Clashes in Sudan region cloud hopes for peaceful division

A United Nations (UN) envoy warned on Tuesday that clashes in a border region between North and South Sudan risked casting a shadow over the peaceful holding of a landmark self-determination vote in the country.

The UN Security Council powers all praised the referendum in South Sudan which is expected to lead to the breakup of Africa’s biggest nation.

But all expressed concern about tensions in the oil-rich Abyei region where dozens died in clashes last week and the United Nations has sent peacekeeper reinforcements to prevent new fighting.

Haile Menkerios, the UN special representative for Sudan, said that uncertainty over Abyei’s future meant there was “a risk of instability” for months to come.

More than three days of fighting this month between Misseriya Arab tribes from the north and the Dinka Ngok from the south left between 20 and 60 dead, Menkerios told the Security Council.

Under a peace accord made on January 13, two battalions of UN troops were sent to northern Abyei and 300 police from Dinka Ngok police from the south were withdrawn, Menkerios said.

The UN mission in Sudan “has increased both the size of it military deployment to Abyei and its military-civilians patrolling in the area in order to deter further clashes”, Menkerios said.

‘Historic milestone’
But he added that there had been attempts to commandeer UN vehicles and “direct threats” to UN personnel.

“These efforts for reducing tensions and preventing violence can contain the situation however the continued absence of a final settlement on the future of Abyei leaves open the possibility of further clashes between the communities,” he told the council.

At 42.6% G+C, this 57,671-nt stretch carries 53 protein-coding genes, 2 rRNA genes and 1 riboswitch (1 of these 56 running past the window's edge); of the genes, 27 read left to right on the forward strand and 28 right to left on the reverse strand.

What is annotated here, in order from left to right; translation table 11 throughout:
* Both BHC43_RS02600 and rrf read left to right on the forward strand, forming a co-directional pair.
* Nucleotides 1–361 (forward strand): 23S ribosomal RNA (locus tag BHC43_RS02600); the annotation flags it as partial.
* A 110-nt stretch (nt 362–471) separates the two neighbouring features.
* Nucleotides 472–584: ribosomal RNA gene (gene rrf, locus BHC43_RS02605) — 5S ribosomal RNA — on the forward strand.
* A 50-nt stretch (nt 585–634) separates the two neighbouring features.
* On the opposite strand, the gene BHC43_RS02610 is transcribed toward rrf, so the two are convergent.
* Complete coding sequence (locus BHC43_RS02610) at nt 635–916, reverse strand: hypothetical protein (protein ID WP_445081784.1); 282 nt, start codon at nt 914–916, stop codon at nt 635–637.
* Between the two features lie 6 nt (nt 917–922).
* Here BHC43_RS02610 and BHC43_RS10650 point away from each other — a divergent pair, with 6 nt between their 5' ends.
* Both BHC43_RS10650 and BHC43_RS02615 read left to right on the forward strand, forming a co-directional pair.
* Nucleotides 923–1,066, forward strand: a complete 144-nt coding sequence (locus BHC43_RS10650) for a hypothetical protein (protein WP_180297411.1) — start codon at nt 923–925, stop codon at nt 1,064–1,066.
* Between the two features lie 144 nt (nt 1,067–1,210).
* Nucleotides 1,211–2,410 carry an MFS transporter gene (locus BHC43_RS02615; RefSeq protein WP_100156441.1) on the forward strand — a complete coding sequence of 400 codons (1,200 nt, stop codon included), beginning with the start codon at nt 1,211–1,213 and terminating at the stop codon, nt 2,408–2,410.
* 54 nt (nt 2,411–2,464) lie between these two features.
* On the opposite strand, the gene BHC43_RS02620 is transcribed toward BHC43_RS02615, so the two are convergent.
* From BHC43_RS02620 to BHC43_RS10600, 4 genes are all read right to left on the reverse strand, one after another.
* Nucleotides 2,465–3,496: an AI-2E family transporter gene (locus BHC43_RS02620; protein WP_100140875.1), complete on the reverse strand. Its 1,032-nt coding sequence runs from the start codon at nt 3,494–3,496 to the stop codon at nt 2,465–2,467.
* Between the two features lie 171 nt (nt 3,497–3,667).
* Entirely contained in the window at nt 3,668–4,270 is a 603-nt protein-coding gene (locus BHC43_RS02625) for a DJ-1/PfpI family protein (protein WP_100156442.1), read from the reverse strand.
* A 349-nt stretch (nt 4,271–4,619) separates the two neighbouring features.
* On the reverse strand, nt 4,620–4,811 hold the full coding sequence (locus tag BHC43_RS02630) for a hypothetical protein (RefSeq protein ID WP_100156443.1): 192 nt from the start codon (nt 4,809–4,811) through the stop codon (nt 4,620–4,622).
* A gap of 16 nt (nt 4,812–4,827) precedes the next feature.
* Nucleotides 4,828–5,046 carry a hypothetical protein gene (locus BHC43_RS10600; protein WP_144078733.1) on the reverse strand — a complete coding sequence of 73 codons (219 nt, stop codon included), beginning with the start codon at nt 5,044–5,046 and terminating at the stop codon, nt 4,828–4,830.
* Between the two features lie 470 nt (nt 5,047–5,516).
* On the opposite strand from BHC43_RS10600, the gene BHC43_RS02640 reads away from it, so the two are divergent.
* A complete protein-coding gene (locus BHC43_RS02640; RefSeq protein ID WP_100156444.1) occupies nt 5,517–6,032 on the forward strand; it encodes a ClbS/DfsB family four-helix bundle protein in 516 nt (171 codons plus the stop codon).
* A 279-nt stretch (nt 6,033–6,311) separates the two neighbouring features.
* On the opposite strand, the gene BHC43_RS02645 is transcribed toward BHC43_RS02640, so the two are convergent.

Abyei should have held a self-determination referendum when southern Sudan voted but the governments from the north and south could not agree who would be eligible to vote.

Menkerios said the South Sudan referendum was still an “historic milestone” in the implementation of the 2005 peace accord that ended a civil war between the north and south that killed two-million people.

The peace accord runs until July and the north and south must in that time complete talks on demarcating their border, wealth and debt sharing, as well as citizenship.

“Much remains to be done,” Menkerios said, adding that new talks would be held in Khartoum from January 27 but that neither side had responded to proposals made by UN mediator former president Thabo Mbeki.

US ambassador Susan Rice also called the referendum a “historic moment” and British ambassador called the vote “an impressive UN operation”.

“Though we are concerned by events in Abyei we are very encouraged by the peaceful and orderly conduct of the voting process,” he said. “These clashes underline the need urgently to reach a lasting agreement on Abyei. We urge the swift resumption of talks.”—AFP

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